author of The Passengers
Six Sharp Questions
1. Congratulations, you have a new book. What is it about and what does it mean to you?
The Passengers is about an Australian war bride, Sarah, who meets an American GI during WWII and falls in love. She marries and moves to the US to live with him. Sarah travels as a passenger on one of the Bride Ships which reunited Australian women with the American men they had married or were engaged to during WWII. The Passengers is also about Sarah’s granddaughter, Hannah, as she accompanies her grandmother on a cruise returning to Australia for Sarah’s first visit since 1946. During the trip, Sarah is telling Hannah the truth about why she left and how she fell in love. Hearing these stories, Hannah struggles with some truths of her own. The book unfolds as a dual narrative with two timelines: one historical and one contemporary.
This story means a lot to me, as I am from the United States and I moved to Australia when I fell in love with an Australian. When I heard the stories of war brides, I felt a strange kinship with them. I knew what it meant to give up your homeland for love, but I also realised how lucky I have been to have accessible international travel, email, Skype, and all of the other ways which let me keep in touch with my American family. We so frequently hear the male narrative of war, but for these women war was a different experience altogether and it wasn’t one I had heard much about.
2. Time passes. Things change. What are the best moments that you have experienced in the past year or so?
Some of my best moments were from when I was researching for this book. Because part of it is set on a contemporary cruise ship and I have never been on a cruise, I took my nine-year-old daughter with me on a three-day cruise out of Sydney. I didn’t realise, however, that shorter cruises are often treated as a ‘booze-cruise’ by some passengers, and I had to explain to my daughter some very immature adult behaviour!
My best research moment, however, was meeting and interviewing two war brides from Australia who live on the West Coast of the United States, Joann Patterson and Dorothy Pence Berry. I didn’t tell either of their stories specifically in The Passengers, but they gave me so much of that realistic detail of the time and the emotional resonance of what it meant to leave their homelands behind. I still get goose bumps thinking about it. I also recognised in them that feeling of being split between two countries – completely at home in neither.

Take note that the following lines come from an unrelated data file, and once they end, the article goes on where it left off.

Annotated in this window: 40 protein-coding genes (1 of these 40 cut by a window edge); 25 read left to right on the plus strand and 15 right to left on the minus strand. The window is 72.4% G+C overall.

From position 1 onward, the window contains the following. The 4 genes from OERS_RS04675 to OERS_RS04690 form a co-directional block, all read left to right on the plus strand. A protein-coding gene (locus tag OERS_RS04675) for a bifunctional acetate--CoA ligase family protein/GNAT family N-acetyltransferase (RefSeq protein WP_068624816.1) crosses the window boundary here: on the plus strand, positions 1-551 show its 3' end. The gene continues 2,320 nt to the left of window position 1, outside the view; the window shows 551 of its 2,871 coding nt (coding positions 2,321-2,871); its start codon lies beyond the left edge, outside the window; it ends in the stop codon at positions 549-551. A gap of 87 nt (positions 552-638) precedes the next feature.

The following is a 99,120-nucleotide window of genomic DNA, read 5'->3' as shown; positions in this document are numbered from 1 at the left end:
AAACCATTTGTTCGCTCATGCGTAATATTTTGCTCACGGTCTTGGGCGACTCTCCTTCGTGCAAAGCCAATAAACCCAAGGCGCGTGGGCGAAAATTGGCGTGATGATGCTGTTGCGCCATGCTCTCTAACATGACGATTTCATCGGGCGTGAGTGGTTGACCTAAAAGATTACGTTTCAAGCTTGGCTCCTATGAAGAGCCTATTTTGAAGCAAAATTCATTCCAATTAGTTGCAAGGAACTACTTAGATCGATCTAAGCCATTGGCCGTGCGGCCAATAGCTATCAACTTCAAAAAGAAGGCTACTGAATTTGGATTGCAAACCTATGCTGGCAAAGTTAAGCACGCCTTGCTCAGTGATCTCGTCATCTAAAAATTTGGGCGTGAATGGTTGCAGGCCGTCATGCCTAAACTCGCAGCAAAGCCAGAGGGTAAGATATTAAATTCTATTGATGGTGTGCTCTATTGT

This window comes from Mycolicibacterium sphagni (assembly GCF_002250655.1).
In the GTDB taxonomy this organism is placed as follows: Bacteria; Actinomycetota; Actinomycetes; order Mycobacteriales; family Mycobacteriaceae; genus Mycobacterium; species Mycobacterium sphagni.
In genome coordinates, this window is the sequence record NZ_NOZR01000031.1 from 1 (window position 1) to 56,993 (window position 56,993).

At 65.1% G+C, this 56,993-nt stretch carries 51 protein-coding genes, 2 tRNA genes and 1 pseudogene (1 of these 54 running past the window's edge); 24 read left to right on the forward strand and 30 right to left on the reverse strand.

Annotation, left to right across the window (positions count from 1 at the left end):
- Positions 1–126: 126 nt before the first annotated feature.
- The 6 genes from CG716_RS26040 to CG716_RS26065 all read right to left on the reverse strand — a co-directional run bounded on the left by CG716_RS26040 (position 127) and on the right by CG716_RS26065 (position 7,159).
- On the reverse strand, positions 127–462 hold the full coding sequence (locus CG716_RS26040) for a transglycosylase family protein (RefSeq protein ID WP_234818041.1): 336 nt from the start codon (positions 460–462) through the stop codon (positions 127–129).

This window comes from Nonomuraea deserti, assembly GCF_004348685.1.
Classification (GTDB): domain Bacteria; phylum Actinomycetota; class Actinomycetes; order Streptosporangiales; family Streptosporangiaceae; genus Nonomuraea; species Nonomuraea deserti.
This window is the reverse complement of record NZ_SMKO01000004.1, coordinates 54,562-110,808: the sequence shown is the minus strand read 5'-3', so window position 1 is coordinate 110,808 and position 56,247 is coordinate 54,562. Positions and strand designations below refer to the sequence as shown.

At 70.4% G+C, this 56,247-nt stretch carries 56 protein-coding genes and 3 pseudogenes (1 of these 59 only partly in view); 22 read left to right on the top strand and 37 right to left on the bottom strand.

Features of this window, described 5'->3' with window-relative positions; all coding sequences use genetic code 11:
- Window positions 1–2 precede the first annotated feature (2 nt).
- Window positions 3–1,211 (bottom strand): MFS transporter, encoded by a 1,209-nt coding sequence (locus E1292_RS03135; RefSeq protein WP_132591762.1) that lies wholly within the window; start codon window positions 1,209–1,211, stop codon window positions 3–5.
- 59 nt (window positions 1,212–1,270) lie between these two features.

3. Do you have a favourite quote or passage you would be happy to share with us? It doesn’t need to be deep but it would be great if it meant something to you.
This is from when Sarah is leaving Sydney, and captures that sense from other Australians – men particularly – that the war brides were betraying their country by marrying ‘Yanks’. So the women had the sorrow of leaving and yet were also made to feel bad for the choice they had made.
“There were streamers stretched between the boat and the dock, and on the pier a band played ‘Waltzing Matilda’ and ‘Now is the Hour.’ All around us other girls were waving too, many of them in tears. I held out one arm to Dot and with the other blew her a kiss. The sun was beginning to set over the city when, after three deep blasts of the ship’s horn, two sturdy small tugs began to pull us out to sea. Dockworkers in boats around us untied mooring lines and I heard a few of them calling out, ‘You’ll be sorry!’ Brynn leaned over the railing and shouted, ‘No I won’t!’ to the applause of the other brides and hoots from American sailors.”
4. Writers have often been described as being difficult to live with. Do you conform to the stereotype or defy it? Please tell us a little about the day to day of your writing life.
I don’t think I’m too difficult to live with, but I am scatterbrained and messy. Piles of books are everywhere in my house. My kids know that I will always spend money in a bookstore, so they only need wait until we’re in one to say: ‘I have nothing to read!’
I do let the dishes pile up when I’m in the midst of something, and we might have the most basic of dinners (thank you Old El Paso for your taco kits), but I find with the demands of life and other work like teaching, my writing comes in fits and spurts. I am not one of those ‘I write every single day of my life’ writers. It has to work within the space I have for it, which probably makes me less precious and more effective. That time at my desk I’m not sitting around waiting for the muse to find me, I’m off to find her.
5. Some writers claim not to be influenced by the needs of the marketplace, while others seem obsessed by it. How does the marketplace affect your writing?
I don’t think about it while I’m writing. I think about putting one foot in front of the other. I don’t even think about publication, because it would stop me from writing the way I would like to write (which is as though no one I know will ever read it).
6. Unlikely Scenario: You’ve been charged with civilising twenty ill-educated adolescents but you may take only five books with you. What do you take and why?
All of these books capture adolescence for me – the struggle to be your authentic self, regardless of what the group thinks. The realisation that your parents are hugely flawed. The difficulty of figuring out how to best exist in a world that seems at times to be unfathomably cruel.
Thank you for playing!
A war bride and her granddaughter are on a cruise from San Diego, California to Sydney, Australia. The grandmother, Sarah, was born in Australia and has not returned since she left in 1946, after she married an American serviceman during World War II and travelled to the US after the war on the 'Bride Ship' the USS Mariposa to start life with her new husband. During the journey back to the country of her birth, Sarah tells her granddaughter Hannah the story of her life...